You may wonder why getting along with your parents has become more difficult, and when and how they changed. Well, your parents are probably thinking something quite similar about you at this very moment. Everyone, including parents, continue to develop and change throughout adulthood. Your parents may continue to hold a perception of you that differs from the individual you are now -- and the result can be problematic for all. When your parents get on your nerves, consider these strategies to minimize the aggravation.
Seeing the World Differently
When others demonstrate a viewpoint that is very different from our own, it is easier to feel annoyed than if their ideas closely resembled ours. The next time your parents say something that makes you feel, well, nutty, remember that you hold different perspectives. You don’t have to agree with their perspective, but you can acknowledge and respect where your parents’ ideas originate. Knowledge is power. It provides understanding, and a reason not to simply put on your headphones and walk away.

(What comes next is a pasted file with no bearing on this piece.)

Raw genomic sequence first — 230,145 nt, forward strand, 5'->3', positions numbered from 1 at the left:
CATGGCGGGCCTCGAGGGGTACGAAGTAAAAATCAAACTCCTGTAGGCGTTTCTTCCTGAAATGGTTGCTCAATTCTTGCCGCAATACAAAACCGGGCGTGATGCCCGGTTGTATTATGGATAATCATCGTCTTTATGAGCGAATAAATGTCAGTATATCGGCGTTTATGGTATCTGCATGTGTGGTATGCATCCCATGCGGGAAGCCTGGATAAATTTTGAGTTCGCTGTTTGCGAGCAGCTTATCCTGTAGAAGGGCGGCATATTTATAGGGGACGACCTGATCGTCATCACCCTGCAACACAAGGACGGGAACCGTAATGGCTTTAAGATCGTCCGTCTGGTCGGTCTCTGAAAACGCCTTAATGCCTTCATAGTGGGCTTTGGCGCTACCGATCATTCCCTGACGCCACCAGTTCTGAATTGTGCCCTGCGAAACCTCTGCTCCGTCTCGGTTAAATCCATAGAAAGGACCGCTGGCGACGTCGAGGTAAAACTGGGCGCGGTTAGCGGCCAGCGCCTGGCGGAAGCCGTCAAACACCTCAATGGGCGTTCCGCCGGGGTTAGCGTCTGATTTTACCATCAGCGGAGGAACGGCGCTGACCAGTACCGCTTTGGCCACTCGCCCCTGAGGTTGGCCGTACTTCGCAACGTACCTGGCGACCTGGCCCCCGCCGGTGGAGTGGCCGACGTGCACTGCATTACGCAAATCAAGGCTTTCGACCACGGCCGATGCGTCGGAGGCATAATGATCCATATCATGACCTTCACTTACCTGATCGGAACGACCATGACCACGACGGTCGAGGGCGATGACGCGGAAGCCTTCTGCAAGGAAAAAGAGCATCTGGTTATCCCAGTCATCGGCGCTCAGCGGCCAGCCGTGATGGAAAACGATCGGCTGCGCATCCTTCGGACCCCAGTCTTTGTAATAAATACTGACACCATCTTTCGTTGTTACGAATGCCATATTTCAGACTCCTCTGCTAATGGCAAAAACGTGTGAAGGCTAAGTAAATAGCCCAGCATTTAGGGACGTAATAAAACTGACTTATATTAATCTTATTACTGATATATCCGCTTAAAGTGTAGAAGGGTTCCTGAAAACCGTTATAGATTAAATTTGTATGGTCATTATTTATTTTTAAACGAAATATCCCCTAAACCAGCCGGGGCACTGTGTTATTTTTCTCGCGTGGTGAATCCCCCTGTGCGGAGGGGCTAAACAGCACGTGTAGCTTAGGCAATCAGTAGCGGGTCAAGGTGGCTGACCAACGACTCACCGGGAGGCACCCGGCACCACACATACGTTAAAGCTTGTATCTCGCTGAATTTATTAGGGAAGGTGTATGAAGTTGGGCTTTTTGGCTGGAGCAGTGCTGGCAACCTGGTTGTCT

Here Today, Gone Tomorrow
Remember the temporary status of your current living arrangement when your nerves are frazzled. Going to college, or going to work will open the door to a whole new world of freedom for you, as well as responsibility. Perhaps you feel that the time can’t come soon enough, but it will be here sooner than you imagine. In the meantime, try to imagine what your first experience of independent living might look like, and what a typical day may entail.
Put It on Paper
When your parents get on your nerves, the stress may create negative feelings that influence your actions and words. You will feel better when the negative feelings have a new place to hang out besides your head. You can accomplish this goal by writing about your feelings in a journal. It’s easier to process feelings like anger and frustration when the feelings appear on paper. Try journaling your feelings the next time you sense growing frustration with your parents.
Talk About It
Your parents may not have a clue that their behavior causes you grief – seriously, so clue them in about your feelings. Consider talking with your parents, and explain how you feel. You’ll want your parents to respond with kindness and respect, so use a similar tone as you share your feelings with honesty and kindness. Resist the temptation to argue, and remember to listen to what your parents have to say.
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